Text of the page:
Every day, hundreds of thousands of school buses travel U.S. roadways carrying children to and from school.Buses also carry children and adults on day trips, overnight trips and to out-of-town sports and academic events.In the past 20 years, there have been numerous improvements to these vehicles that carry such precious cargo, and most changes were prompted by a tragic crash May 14, 1988 near Carrollton on Interstate 71.A marker on I-71 serves as a reminder of the school bus used by a church group to carry 67 passengers home to Radcliff after a day at Kings Island amusement park north of Cincinnati.The passengers mostly were teenagers and members of the Radcliff First Assembly of God.Just before 11 p.m., a drunken driver in a pickup truck traveling the wrong direction on the I-71 struck the bus. As a result of the impact, a fuel tank ruptured and the bus caught fire, killing 24 children and three adults.Almost a year later, the National Transportation Safety Board released a report on the crash to address a number of issues dealing with bus construction and safety, including the federal standards regarding the manufacture of school buses, the flammability and toxicity of materials used for seating in the buses, emergency exits on school buses and fuel-system integrity.NTSB offered safety recommendations on these issues, which were distributed to the governors of all 50 states, the state of Kentucky, various private church associations and special-activity groups.The recommendations included proposed legislation to take all buses built prior to April 1977 – like the Radcliff bus – off the road.The primary flawToday, buses like the one in the 1988 bus crash should be off the roads, according to Kevin Quinlan, chief of safety advocacy for the NTSB.Much of that can be attributed to the success of legal action taken against The Ford Motor Co., which manufactured the B-700 chassis in 1977.With 11 rows of seats divided by a 12-inch center aisle, the major design flaw was an unprotected gasoline tank near the front door.It was not the impact of the crash that caused the deaths, but a fire ignited by the punctured fuel tank.“It was the worst case I’ve ever been involved in,” said Paul Hedlund, an attorney with the law firm of Baum Hedlund Aristei & Goldman.The firm handled a lawsuit against Ford filed by Janey and Larry Fair, whose daughter, Shannon, died in the crash.The Fairs hoped to force the manufacturer to change the bus design.In the bus carrying the 67 passengers that night, the fuel tank was located in the front-right corner of the chassis. At the time, it appeared to be the safest location for a fuel tank – away from oncoming traffic.Engineers assumed any head-on collisions would occur on the left side of the bus, Hedlund said.No one anticipated a vehicle traveling the wrong direction on an interstate would crash into a bus head-on and strike the right side of the bus.The impact of Larry Mahoney’s pickup truck striking the school bus drove a spring from the bus’s suspension into the tank, causing the vehicle to ignite, Hedlund said.While working on the case, Hedlund’s firm bought a similar bus to recreate the sequence of events that caused the fuel tank to ignite.“It took 60 seconds to fully engulf the bus,” he said.Fuel tanks now are located in the rear of buses and are encased in a protected compartment between steel rails.According to the firm’s Web site, they spent four years spent investigating the case, and obtained a “substantial” judgment after a six-week trial.Hedlund said Ford does not want to disclose the ultimate result of the case.But, since the case, buses are manufactured differently, and Hedlund said he is proud those changes have been made.“I think everyone is going in the right direction (in making buses safer),” he said. “The aim is to make sure something like this never happens again.”He remembers the devastation at what happened in the accident, and said it is still devastating for him to remember. The fight to change the way buses are manufactured, he said, was necessary.“It was inspiring to be on the forefront of trying to save lives,” he said. “I think the idea of a bus erupting in flames today isn’t likely.”Buses: Safest form of transportation todayElly Martin of the National Highway Traffic Safety Administration says school buses are now the safest form of transportation on the road today. She said statistics show it’s safer to send a child to school on the bus than to drive him or her to school.A 1998 report on school bus safety by the NHTSA highlights a number of programs that have increased safety for students, bus drivers and other motorists, including the concept of “compartmentalization,” the concept of providing a “protective envelope consisting of strong, closely spaced seats that have energy-absorbing seat backs.”Additionally, the report highlights Highway Safety Program Guideline No. 17, which mandates that all school buses be painted yellow and have retro-reflective tape outlining the outside of all emergency exits.Seat belts on busesU.S. Transportation Secretary Mary Peters announced last year a proposed rule to extend the height of seat backs from 20 to 24 inches and to require installation of lap and shoulder belts on smaller buses.“Our proposed rule would make children safer, put parents at ease and give communities a clearer picture of how to protect students,” Peters said in a November 2007 news release. “It’s never too late to learn, especially when it comes to protecting our children.”Taller seats prevent passengers from being thrown over a seat in a crash, Peters said.Dr. Alan Ross, president of the National Coalition for School Bus Safety, lobbies at the state and federal level for increased school bus safety, including legislation in California and Texas requiring seat belts.Ross said he hasn’t seen a lot of momentum from the government in terms of mandated safety requirements, but has seen increased awareness from parents and individual school districts around the country.He said about 800 school districts in 2007 chose to enhance bus safety, regardless of government mandates.“More (people) are becoming aware and willing to spend the money, even though it’s not mandated,” Ross said.Safer highway designDoug Hecox of the U.S. Department of Transportation Federal Highway Administration said “a lot” has been done in the past 10 years to make highway travel safer for all drivers.One big improvement visible in Kentucky is cable-median barriers along interstates. The barriers supplement guardrails lining the roadways, and limit vehicles from crossing medians into oncoming traffic.Hecox said there are about 43,000 fatalities a year on highways – in 2006 there were 42,800. But, the road system per capita is safer now than ever before.A custom-built computer hooked up to a car allows officials to test new roads before they are opened, he said.But the test can’t account for what could happen if a driver isn’t paying attention.The highway administration is working with NHTSA to study human factors – from changing a radio station to a driver’s lack of sleep – which can account for much of the danger on the road, he said.Martin of the NHTSA says “driver inattention and distractions” are probably the biggest danger on America’s roads.“It’s a problem of great concern,” she said, noting there are more temptations to distract drivers.Hecox said the highway administration also is working to improve road design to make roads easier tonavigate.He said he hopes new road designs will make entering an exit ramp in the wrong direction “impossible” for drivers someday.Workers are installing additional signage in work zones on highways and relying on the added presence of law enforcement to ensure drivers slow down when passing highway workers.The highway administration hopes to provide law enforcement personnel and first-responders a “rubbernecker drape” to prevent collisions caused by drivers who are trying to see what’s going on as emergency crews work at a crash site.But the biggest improvement, Hecox said, is concentrated efforts on driver safety, including stricter drunken-driving laws and promoting awareness of the dangers of drinking and driving.Drivers today are smarter about these issues, he said.What survivors sayAmong the survivors of the 1988 bus crash near Carrollton, opinions differ about the bus’s role in causing the 27 deaths.Joe Percefull, who teaches middle school in Oldham County, said additional emergency exits and other safety features added to school buses have eased his worries.“I feel 100 percent safe on field trips,” he said.Percefull said he believes improved safety standards would save lives, should a similar accident occur today.“I feel pretty confident saying something I went through is never going to happen again,” he said.But Lee Williams, who lost his wife and two daughters in the crash, insists it never would have happened had Mahoney not been on the road in the first place.“It never was about bus safety,” he said. “It was about a drunk driver.”During Larry Mahoney’s trial in 1989, Williams said prosecutors showed him photographs of his loved ones lost in the accident.“Who was this?” the attorney would ask.“That’s my wife.”“What happened to her?”“She was killed by a drunk driver.”That exchange continued, he said, over and over, as photos were shown of his wife, Joy, and their daughters, Kristen and Robin. Williams said of the 14,000 to 15,000 buses similar to the one involved in the 1988 crash, only one caused death.“That’s a pretty good record for a bus that was [considered] unsafe,” he said.Ciaren Madden, who was badly burned in the crash, said she would like to see lawmakers do as much to toughen drunken-driving laws as they did to improve bus safety.“If they put in the effort ee I think our country would be a better country.”Quinlan said Kentucky’s laws mandating the use of seat belts in vehicles that have them has helped save lives, and he also believes the graduated drivers licensing program is a positive step. There are still some things the state could do today, he said.Quinlan said Kentucky’s biggest issue, in terms of improving highway safety, would be revising laws regarding drunken drivers.Quinlan said the NTSB recommended in 1989 that Kentucky enact administrative license revocation for people convicted of drunken driving. The legislation didn’t pass, but Quinlan said he and his staff continue to work with Kentucky and other states to enact its recommendations.With the bus crash in Carrollton, Quinlan said, “It was so clear, so early, that this was something we needed to look into."He said he has met a number of the survivors from the crash and says they are wonderful people.“They’ve been through a lot of trauma and pain, and we should always remember those who died or were injured,” he said. “And we need to take action.”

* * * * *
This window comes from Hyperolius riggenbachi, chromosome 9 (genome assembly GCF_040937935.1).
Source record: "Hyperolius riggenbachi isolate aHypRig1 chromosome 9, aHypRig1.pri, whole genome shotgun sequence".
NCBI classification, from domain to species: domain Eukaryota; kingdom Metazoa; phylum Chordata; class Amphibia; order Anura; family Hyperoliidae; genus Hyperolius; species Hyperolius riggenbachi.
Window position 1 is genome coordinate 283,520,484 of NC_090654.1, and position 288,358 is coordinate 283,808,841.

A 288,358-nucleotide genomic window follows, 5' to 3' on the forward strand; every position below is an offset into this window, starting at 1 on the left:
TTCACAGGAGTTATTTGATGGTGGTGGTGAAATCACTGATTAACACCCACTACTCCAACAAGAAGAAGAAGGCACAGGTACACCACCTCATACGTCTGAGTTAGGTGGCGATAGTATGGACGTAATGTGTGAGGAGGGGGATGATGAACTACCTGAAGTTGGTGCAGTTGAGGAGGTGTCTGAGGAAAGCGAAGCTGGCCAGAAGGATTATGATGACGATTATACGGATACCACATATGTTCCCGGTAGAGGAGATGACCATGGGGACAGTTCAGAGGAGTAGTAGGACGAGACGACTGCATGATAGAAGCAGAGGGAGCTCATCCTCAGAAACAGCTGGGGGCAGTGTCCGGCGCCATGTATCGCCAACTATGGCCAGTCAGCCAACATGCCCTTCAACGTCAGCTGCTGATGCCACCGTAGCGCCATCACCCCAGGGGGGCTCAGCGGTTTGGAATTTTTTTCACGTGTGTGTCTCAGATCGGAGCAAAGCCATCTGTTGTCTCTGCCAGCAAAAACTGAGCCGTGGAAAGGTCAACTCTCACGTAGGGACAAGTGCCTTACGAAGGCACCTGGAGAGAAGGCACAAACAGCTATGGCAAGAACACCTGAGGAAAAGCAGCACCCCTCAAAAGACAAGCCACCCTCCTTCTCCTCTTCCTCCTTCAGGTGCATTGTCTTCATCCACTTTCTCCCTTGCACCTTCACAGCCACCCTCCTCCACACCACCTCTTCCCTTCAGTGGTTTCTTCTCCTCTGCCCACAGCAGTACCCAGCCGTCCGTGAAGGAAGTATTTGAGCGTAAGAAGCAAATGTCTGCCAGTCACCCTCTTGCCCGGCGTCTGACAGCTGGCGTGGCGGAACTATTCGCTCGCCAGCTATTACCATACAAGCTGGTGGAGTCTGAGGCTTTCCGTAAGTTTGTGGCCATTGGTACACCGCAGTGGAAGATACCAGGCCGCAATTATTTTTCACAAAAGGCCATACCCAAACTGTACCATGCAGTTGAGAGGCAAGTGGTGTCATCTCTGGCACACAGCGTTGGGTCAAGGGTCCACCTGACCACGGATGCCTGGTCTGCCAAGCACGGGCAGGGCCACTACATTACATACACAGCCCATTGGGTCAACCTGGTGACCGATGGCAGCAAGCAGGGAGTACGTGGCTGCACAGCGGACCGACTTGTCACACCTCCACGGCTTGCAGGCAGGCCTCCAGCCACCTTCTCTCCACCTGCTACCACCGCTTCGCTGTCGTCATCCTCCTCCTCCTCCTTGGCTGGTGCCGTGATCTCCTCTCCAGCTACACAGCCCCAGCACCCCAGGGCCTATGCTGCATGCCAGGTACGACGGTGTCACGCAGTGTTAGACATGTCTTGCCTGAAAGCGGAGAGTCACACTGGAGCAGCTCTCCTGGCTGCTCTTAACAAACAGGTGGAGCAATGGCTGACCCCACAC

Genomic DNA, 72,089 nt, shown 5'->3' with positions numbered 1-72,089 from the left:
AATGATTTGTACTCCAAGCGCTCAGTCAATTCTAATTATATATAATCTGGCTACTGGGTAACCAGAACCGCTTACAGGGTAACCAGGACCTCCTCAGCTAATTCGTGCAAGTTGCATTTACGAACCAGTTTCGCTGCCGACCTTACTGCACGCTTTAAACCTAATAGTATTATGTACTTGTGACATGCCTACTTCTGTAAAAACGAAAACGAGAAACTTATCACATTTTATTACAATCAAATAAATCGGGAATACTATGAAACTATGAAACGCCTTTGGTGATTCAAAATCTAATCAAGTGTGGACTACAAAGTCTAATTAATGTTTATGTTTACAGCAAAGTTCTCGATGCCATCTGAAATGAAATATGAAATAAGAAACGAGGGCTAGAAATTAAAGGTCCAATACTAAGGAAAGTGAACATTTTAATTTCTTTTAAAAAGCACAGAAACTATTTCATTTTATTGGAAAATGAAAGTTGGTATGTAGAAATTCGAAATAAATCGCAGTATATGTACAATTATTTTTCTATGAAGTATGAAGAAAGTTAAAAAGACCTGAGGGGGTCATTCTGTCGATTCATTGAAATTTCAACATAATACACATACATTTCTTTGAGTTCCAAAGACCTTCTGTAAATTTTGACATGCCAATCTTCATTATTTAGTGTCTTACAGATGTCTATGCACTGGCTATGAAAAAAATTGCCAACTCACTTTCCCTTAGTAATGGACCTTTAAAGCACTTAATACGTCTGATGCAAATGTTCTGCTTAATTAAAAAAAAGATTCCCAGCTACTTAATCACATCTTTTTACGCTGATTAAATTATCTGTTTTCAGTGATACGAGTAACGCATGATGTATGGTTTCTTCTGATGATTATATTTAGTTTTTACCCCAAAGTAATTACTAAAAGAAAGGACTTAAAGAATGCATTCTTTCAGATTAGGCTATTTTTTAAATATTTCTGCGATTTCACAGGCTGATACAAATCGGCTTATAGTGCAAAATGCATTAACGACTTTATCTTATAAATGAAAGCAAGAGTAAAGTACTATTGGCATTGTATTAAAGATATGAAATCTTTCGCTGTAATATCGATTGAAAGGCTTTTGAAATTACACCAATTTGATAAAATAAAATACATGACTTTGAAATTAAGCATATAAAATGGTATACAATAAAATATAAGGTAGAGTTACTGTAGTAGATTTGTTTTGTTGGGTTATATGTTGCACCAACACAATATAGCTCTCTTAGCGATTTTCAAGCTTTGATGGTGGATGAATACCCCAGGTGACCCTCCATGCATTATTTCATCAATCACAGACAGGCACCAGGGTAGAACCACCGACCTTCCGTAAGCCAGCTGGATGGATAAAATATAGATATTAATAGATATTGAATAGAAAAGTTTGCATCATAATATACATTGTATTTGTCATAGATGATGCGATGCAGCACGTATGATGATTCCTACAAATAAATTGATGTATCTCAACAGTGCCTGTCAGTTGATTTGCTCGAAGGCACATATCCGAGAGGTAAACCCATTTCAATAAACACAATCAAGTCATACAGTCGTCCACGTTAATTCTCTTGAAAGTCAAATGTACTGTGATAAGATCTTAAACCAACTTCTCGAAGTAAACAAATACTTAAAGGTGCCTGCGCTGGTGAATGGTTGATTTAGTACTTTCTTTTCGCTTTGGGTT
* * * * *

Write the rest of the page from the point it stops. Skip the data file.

E-mail us about this story at: lhagan@oldhamera.com.